I know I’m not the only one munching on graham crackers and milk in the wee hours. For those of you who sleep like a baby and wake up refreshed and energized… well let’s just say the rest of us are green with envy.
Good quality sleep is not overrated. It’s absolutely essential to our health and well being. According to Nancy Foldvary-Schaefer, director of the Cleveland Clinic Sleep Disorders Center, “We now know sleep is an active process – all your organ systems behave differently during sleep, restoring themselves.”
During sleep, our bodies are busy at work repairing itself, cleansing toxins, reducing inflammation. And in recent years, research has linked higher risks of brain disorders, diabetes and obesity to sleep deprivation.
People living with dementia are certainly not immune to sleep challenges. Disturbances can be caused by changes in the brain that cause restlessness, urine or prostate problems, pain or discomfort, sleeping too much during the day, nightmares or environmental factors (for example external noise or feeling too hot or cold).
As dementia progresses, routine becomes more important to one’s feeling of safety and security. This is certainly true with evening and bedtime rituals. Not unlike what all of us should practice, here are a few reminders of what may help prepare for a better night’s sleep:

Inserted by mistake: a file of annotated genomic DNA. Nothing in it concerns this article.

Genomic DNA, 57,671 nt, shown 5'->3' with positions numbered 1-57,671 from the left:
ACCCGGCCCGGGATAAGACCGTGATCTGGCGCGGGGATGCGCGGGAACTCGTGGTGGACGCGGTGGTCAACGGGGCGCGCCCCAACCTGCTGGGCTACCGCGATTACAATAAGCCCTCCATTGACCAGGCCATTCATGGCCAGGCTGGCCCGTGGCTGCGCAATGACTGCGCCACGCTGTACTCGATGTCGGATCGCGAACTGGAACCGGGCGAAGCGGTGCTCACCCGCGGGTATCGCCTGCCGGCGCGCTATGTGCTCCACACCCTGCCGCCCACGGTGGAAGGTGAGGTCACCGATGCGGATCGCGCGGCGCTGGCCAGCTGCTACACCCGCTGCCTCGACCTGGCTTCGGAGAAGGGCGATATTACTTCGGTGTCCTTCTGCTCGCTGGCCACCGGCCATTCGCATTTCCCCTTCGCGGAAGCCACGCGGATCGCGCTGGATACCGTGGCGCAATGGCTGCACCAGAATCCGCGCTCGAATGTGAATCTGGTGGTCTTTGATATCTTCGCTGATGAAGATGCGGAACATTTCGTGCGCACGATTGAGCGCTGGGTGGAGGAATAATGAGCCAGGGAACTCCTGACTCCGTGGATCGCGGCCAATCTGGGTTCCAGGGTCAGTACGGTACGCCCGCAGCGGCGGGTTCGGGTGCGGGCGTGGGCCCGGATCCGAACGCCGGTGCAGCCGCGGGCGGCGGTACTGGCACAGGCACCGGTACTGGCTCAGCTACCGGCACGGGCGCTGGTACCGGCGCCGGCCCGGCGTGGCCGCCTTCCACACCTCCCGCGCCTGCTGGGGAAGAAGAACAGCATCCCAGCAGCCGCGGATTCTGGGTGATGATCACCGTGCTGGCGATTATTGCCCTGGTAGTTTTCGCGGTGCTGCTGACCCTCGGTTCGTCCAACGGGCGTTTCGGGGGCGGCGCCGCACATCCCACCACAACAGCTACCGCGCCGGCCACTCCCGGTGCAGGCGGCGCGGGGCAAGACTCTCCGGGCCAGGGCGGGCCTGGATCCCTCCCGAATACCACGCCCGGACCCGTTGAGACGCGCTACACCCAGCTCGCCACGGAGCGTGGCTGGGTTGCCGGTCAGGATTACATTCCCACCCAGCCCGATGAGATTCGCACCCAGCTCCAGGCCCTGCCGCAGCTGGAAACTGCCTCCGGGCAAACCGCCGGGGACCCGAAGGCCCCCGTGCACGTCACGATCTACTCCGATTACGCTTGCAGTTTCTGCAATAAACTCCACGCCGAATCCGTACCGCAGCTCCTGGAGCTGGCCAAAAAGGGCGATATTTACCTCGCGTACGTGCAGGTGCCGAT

- Light exercise in early evening, and wind down 90 minutes before bedtime. Electronic devices should be minimized.
- Dozing should be discouraged, as this may make falling asleep even more difficult.
- Avoid tea, coffee, sodas or alcohol should be discouraged, as all of these can have an opposite effect, especially for someone living with dementia.
- Make sure bed and room temperature is comfortable (cooler is generally better than warmer).
- A regular routine of listening to soft music, a light back rub or applying aromatherapy lotion may be very helpful in creating a calming atmosphere that may induce sleepiness.
As more holistic therapies for sleep are ushered into person-centered care practices, less use of pharmacological aids will be needed. Side effects of sleep-inducing drugs can have negative consequences on quality of life for those living with dementia and their care partners.
Pam Brandon is President/Founder of AGE-u-cate® Training Institute. Their groundbreaking program Compassionate Touch® is a practical and feasible means to reduce behavioral and psychological symptoms of dementia and crete positive engagement of elder, staff and family caregivers.